Managing Test Anxiety


Here at Tutor Doctor WNY, we work with a lot of clients who are trying to improve their score on a test. Although improving a test score may seem as basic as beefing up knowledge of the content on a test, we’ve found that content knowledge is just one piece, albeit a large piece, of the puzzle. Whether it’s for the SAT, the ASVAB, or a chemistry final, learning test anxiety management skills have helped many of our students to perform better. So here are some of the things our tutors tell our students about test anxiety, and hopefully they can help you do better on tests too!

Don't let test anxiety ruin your test scores! (Image Credit:http://doverbusinesscollege.blogspot.com)

Know Your Stuff

Most of the legwork to overcome test anxiety is completed before you even enter the testing facility. To help yourself feel less uptight about what’s coming, do everything you can to familiarize yourself with the test and the conditions under which you’ll be taking it. The best way to do this is to take practice tests, or at least look at the formatting of a previous exam. Some test anxiety may be based around uncertainty about what exactly the test will entail, and by getting a preview of what’s coming you’ll help to lessen that anxiety. There are plenty of books and websites that offer sample exams in just about every area for standardized testing. If your test isn’t standardized, talk to your teacher, professor, or TA and ask about what the format might look like if they haven’t already provided that information. Will there be multiple-choice questions? An essay? Also, think back to previous tests that you’ve taken for that teacher. Chances are, the next one will be pretty similar to earlier exams.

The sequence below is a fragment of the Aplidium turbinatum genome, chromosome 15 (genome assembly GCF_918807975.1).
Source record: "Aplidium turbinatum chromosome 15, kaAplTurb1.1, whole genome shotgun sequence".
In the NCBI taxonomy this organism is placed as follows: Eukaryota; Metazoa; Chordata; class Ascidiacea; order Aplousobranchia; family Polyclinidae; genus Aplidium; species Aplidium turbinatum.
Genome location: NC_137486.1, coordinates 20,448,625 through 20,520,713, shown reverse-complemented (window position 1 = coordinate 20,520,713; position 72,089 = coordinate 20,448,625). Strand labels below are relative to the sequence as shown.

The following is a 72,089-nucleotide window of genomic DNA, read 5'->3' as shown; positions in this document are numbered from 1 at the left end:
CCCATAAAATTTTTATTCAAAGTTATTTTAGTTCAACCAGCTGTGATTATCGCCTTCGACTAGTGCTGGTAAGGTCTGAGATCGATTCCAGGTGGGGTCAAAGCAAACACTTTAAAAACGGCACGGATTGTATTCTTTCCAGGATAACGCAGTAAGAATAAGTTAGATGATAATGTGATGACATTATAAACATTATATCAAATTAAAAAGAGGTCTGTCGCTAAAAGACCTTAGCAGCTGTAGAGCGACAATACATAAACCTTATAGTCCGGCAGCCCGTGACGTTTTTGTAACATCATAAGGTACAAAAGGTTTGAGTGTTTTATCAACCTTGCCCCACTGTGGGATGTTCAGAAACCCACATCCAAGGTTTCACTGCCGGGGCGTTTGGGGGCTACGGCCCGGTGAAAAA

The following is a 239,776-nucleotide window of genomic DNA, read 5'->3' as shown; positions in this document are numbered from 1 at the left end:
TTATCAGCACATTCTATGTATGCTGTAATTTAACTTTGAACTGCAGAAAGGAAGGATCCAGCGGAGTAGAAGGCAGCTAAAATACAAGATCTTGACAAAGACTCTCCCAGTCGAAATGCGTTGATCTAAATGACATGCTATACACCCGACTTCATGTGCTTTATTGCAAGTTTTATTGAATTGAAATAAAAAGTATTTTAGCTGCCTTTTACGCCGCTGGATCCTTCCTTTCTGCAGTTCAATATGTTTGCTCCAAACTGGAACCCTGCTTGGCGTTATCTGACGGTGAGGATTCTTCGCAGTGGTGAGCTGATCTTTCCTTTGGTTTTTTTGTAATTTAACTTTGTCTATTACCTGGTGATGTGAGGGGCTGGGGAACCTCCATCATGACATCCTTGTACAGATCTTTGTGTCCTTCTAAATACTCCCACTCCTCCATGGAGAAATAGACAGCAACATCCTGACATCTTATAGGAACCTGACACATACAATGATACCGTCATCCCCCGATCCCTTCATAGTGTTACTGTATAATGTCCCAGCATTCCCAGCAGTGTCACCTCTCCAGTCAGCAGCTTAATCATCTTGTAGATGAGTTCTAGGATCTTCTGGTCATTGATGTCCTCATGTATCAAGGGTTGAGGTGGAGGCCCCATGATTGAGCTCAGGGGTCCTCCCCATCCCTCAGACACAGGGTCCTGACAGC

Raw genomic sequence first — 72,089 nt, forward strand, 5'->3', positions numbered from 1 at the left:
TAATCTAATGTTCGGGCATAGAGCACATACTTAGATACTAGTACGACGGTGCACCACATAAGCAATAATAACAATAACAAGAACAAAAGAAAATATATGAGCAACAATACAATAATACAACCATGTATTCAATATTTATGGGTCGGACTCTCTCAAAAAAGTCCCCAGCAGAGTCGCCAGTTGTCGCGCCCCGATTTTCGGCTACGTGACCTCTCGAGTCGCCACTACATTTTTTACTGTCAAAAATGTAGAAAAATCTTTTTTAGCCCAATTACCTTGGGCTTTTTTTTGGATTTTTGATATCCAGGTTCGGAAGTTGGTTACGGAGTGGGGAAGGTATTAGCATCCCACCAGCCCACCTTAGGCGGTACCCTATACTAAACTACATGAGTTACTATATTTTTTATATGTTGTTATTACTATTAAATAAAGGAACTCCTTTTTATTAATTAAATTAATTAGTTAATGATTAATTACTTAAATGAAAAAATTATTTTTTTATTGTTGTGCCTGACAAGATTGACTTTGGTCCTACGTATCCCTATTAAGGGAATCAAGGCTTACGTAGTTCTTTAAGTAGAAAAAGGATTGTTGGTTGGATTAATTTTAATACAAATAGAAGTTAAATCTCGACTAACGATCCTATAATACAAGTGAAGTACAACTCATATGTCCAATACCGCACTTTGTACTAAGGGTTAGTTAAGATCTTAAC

Preparation is Key

On the morning of a big test, you don’t want to be running frantically around your house looking for number two pencils. Take some of your nervous energy the evening before and put together everything you need ready to go at a spot near the door. Pencils, erasers, and a bottle of water are usually a good place to start. Make sure you know what you’ll need for the test in advance, and also what will be allowed and not allowed into the testing area. You don’t want to add to your stress by realizing you’ve brought something that isn’t allowed in the room, or worse: that you’ve forgotten something you need to take the test.

Sleep it Off

Test anxiety can make sleeping almost impossible, but it will help you perform better. After dinner, try going for a long walk around the neighborhood or doing another physical activity that will help to tire you out. Then, try doing something relaxing, such as taking a bath or watching a funny TV show. Do whatever it takes to try and get some sleep, because without it your anxiety will be through the roof.

Use What You’ve Got

If you’ve practiced taking the exam or worked with a tutor, remember some of the test-taking tips they gave you. How will you pace yourself? What order will you do the questions in? All of these familiar little routines will hopefully put you in the test-taking zone and help you relax considerably.

Deeeep Breaths

Relaxation techniques, such as deep breathing, closing your eyes, visualization, or anything else you can think of, can be a benefit while in a stressful exam situation.  Don’t spend too much time on these techniques, but realize that if you rush ahead with your anxiety at a high you’ll probably suffer in the long run. It’s better to take a minute to relax than race ahead and make silly mistakes.

If you or someone you know suffers from test anxiety, Tutor Doctor can help. Call us for a free consultation and see what we can offer you today!

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2 Comments

Filed under Academic Advice

2 responses to “Managing Test Anxiety

  1. Thanks for reading my blog! I think I saw a flier for your services in Boulder, CO. Is that possible? Have you read about my anxiety dreams?

    • Your welcome. Some great thoughts you put out there! Thanks for being a bit crazy. I did just check out bits of your anxiety dreams. Thanks for sharing them. There is a Tutor Doctor in Denver but I’m not sure of Boulder.

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